- De-Monopolization: During Yanukovych’s presidency, the oligarch’s established formal and informal monopolies, both locally and nationwide. These monopolies formed under informal business agreements that provided corrupt officials total control over a sector of their choosing. In 2015, the State Anti-Monopoly carried out an examination of the condition of Ukraine’s various markets. The results indicated that only 42.7 percent of all markets were still competitive and 9.8 percent of them were still completely monopolized by corrupt government officials.
- Justice Systems: Distrust for the justice system in Ukraine is widespread. In fact, Ukraine ranked 101 out of 109 countries in the 2017 Index of Public Integrity. Opinion polls taken in 2016 recorded that only 3 to 5 percent of the population had any trust in the country’s justice system. In the same year, Ukraine took its first steps towards judicial improvement with the establishment of a new Supreme Court. This did little to gain public trust, however, as recruitment of new judicial officials was only half-way transparent. The Public Integrity Council of Ukraine found that 25 out the 113 new judges were unfit.
- Higher Education: Surprisingly, another major facet of corruption in Ukraine lies within the country’s institutions of higher education. Bribery demands from professors, deans and department boards have increased in recent years and show no sign of slowing down. According to a student/teacher violation monitoring website, students attending these institutions reported more than 400 violations, 41 percent of them being related to bribery. To combat this widespread corruption, the Ukrainian Parliament passed a law in 2012 that required institutions to post all financial documents online. Despite this effort, only a very small portion of universities actually complied with the new requirement.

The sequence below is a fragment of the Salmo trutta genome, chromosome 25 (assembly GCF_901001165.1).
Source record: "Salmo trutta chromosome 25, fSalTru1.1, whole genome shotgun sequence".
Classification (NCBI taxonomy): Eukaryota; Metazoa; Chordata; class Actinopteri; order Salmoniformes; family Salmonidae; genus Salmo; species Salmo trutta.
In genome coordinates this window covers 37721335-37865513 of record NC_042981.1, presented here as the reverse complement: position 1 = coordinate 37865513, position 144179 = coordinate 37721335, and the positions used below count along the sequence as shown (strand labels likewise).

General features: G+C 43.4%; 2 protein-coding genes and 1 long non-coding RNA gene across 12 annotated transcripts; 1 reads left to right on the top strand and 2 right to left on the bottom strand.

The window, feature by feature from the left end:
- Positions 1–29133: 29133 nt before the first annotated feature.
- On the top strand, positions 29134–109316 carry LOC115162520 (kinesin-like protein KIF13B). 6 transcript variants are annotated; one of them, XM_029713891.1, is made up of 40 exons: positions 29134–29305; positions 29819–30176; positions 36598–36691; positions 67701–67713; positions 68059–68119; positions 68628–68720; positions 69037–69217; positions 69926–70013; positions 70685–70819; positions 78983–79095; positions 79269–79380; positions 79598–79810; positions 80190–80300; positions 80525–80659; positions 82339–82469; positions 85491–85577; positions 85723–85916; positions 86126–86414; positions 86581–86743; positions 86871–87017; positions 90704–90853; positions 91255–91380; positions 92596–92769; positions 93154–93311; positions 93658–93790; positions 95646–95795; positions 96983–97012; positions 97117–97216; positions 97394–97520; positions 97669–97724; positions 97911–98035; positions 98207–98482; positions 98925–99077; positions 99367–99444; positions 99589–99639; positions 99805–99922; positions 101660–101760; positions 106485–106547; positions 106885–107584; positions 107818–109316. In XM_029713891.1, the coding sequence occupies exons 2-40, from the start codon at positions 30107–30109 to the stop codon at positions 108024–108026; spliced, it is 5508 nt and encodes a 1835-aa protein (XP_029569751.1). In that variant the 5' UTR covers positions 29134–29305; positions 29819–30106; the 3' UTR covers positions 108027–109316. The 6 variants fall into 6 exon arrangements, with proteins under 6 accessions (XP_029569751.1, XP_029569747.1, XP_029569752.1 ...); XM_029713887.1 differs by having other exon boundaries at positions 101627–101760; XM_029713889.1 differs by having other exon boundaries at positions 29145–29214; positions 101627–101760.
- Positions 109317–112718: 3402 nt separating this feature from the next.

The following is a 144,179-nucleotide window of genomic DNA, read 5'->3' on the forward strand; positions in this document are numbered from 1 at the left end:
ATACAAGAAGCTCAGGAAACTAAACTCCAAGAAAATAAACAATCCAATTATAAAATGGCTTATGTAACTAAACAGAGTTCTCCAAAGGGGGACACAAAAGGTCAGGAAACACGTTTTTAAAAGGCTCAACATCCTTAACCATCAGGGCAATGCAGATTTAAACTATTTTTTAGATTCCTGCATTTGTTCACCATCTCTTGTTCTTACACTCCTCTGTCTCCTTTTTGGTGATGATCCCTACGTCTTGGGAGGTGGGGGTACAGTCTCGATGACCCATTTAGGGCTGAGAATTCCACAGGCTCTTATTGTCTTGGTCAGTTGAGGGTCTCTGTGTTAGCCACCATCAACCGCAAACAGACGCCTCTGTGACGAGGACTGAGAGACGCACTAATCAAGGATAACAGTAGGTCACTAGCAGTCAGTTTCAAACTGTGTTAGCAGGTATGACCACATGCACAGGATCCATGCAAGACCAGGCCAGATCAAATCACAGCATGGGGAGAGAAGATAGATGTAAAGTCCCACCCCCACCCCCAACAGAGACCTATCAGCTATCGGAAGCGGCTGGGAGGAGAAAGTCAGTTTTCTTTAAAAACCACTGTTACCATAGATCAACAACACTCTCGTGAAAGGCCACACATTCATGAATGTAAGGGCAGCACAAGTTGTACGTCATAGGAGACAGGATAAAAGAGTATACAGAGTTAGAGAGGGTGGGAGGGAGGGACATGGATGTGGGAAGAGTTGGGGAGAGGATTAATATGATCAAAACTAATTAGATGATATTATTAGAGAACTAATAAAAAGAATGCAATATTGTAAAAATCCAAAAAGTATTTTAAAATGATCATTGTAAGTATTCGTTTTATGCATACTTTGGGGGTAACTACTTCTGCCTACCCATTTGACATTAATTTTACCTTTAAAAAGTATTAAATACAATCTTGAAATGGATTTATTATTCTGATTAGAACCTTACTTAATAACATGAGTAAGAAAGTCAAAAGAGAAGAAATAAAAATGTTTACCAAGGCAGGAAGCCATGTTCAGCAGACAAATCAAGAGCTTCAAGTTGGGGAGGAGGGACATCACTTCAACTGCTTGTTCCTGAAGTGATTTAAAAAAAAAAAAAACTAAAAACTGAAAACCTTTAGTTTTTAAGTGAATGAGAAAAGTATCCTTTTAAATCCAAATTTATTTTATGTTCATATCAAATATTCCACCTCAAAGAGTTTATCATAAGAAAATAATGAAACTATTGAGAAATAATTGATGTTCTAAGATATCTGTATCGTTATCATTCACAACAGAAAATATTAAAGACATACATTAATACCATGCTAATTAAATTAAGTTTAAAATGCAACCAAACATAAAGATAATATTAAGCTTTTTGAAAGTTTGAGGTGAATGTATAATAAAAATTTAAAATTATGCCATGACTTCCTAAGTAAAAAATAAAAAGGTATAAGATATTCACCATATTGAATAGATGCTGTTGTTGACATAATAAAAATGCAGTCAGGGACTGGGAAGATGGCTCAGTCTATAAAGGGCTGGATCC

- Deregulation: Since the Maiden Revolution of 2014, Ukraine has abolished several corrupted agencies and costly, dated regulations through deregulation. Among the various government agencies that Ukraine abolished for high levels of corruption were the Price Inspectorate, Traffic Police Inspectorate and the Real Estate Registration Agency. Between 2014 and 2015, the country also got rid of price regulations while it reassessed and updated others accordingly.
- Law Enforcement: Reform in Ukraine’s law enforcement sector is slow-moving and still largely operates under communist influence. But, in 2014 an organization known as the patrol police emerged. The patrol service has developed a positive reputation for recruiting and training officials according to a much higher standard than officers working under the country’s primary police force. In the years since its creation, the patrol service has enlisted 13,000 officers in 33 different cities nationwide. The organization accounts for only a small portion of the country’s law enforcement, but its continuing growth, increased backing from international partners and civil society organizations have proven it to be an entity dedicated to ending corruption in Ukraine.
Despite endemic corruption in Ukraine, its people have clearly not given up on improving their quality of life through reform. Since 2014, Ukraine has taken strides, big and small, to combat corrupt systems and has proven that it is capable of change.
– Ashlyn Jensen